• Sheila King
    December 12, 2018 at 3:23 pm

    I had my stroke almost 40 years ago, is it too late?

  • Glynis Fenn
    December 12, 2018 at 7:19 pm

    Hello! My name is Glynis Fenn, & my husband suffered a severe TBI on July 8, 2010. He has aphasia & has undergone hours of speech therapy. It’s better than it was, but I’m wondering if there are any other clinical trials in Michigan that are similar to yours? We can’t afford to commute to Pennsylvania. Any information on any clinical trials for aphasia in Michigan would be appreciated.

    The work you’re doing sounds amazing!

  • Maria Trinidad
    December 13, 2018 at 10:25 am

    My 67 yrs old brother suffered from a subarachnoid hemorrhage 2yrs ago. He was diagnosed with aphasia and have very limited available therapy and his communication has not progressed since his diagnosis a year ago. We live in Vancouver BC.
    Please keep him in your list in case he qualifies.
    Sincere thanks for all you do.

  • Ronald W. Violette
    December 14, 2018 at 12:34 pm

    I have been in 2 studies at the USC. I would like to have more information at study at Penn State!


  • Susan
    December 15, 2018 at 2:58 am

    My brother has Severe Wernikes Aphasia he is 2yrs post and 55 yo. Can only say 6 automatic words, can not write, type, or read over 2 sentences that has to be very easy words and sometimes even shortened from 2 sentences. I have to speak to him at a snails pace one word at a time due to sever comprehension. The cheraides has been a night mare for both of us. I am his full time care partner and voice. Very very limited speech therapy. Please add us to your list for any research.

  • Lynda Walker
    December 16, 2018 at 1:19 pm

    I am doing a balancing act I feel. I had an acute ischemic stroke little over 3 years ago, I sometimes use the wrong words and I search sometimes for the right words. writing numbers down or finishing my thoughts on paper or while talking is a rough task sometimes to say the least. I noticed and it has been confirmed by family members it is now 3 years later more pronounced. I always explain when someone wants information from me, or gives me numbers to write down- I had a stroke. At first this was a very uncomfortable statement for me to make. As time went on before I begin anything with anyone I simply say please be patient I’ve had a stroke. I have been very Blessed that people will be patient with me, or repeat numbers so I can correct them. We have to live in this world to and communicate the best we can. God Bless Y’all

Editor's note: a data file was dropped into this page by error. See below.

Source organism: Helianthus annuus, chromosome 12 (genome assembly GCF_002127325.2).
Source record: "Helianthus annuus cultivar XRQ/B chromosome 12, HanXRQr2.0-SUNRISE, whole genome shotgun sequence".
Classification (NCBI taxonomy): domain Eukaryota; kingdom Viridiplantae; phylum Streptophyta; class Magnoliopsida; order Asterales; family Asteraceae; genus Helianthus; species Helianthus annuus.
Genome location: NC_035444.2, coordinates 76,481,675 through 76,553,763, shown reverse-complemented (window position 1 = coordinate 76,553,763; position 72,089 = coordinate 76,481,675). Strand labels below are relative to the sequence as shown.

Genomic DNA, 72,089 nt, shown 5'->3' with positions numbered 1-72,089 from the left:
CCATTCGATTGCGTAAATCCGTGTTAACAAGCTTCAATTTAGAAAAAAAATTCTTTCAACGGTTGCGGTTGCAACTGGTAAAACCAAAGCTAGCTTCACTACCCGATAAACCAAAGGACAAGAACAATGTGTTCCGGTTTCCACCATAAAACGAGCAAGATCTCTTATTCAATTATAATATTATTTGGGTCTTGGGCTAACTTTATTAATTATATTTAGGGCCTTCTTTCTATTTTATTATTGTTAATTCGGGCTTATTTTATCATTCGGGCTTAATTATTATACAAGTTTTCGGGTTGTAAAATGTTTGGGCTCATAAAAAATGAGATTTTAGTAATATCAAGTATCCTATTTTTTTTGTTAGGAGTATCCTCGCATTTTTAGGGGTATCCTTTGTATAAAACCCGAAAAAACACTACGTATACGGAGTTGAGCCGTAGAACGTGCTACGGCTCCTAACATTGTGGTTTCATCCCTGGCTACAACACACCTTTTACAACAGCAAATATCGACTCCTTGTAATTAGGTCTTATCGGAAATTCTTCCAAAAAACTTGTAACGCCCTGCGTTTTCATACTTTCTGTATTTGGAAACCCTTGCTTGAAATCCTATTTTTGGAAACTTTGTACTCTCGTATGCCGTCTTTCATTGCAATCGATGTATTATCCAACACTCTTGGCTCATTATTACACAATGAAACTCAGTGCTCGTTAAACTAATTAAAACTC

• Harold Wohl
    April 22, 2019 at 2:21 pm

    Some 5 years ago my was was diagnosed with Hydrocephalus and had a shunt placed on the right side of her head. This was after falling more then a few times in Florida after we retired. The “plug” taken from her head was diagnosed as Alzheimer’s but I’ve never believed that as her condition seemed different then that. Her current internist also feels that, although she might have Alzheimer’s it is more likely that she has some other form of dementia such as FTD (which was, and still might be my feeling) and she has “progressed” over these years to a point where she has some form of aphasia and, now, cannot speak at all. Her internist (who, by the way has a mother with dementia) thinks it could be PPA although other forms of aphasia also seem possible. We are in Connecticut and I wonder, at this point in my wife’s travails, whether or not your Magnetic Brain stimulation might be beneficial to her. I might add that a stroke has never been mentioned as a possible cause of her aphasia and she has had more then a few brain type “scans” which might have detected such a stroke. However, frequently, I see her when she has her left hand up to the left side of her head and wonder about whether she might have had a stroke sometime when she fell. At this time she is in a transporter chair as she is unable to walk on her own and cannot easily use her arms, legs or feet. Again, I wonder about the availability of the Magnetic Brain stimulation and whether she might be a candidate for the study. Thank you.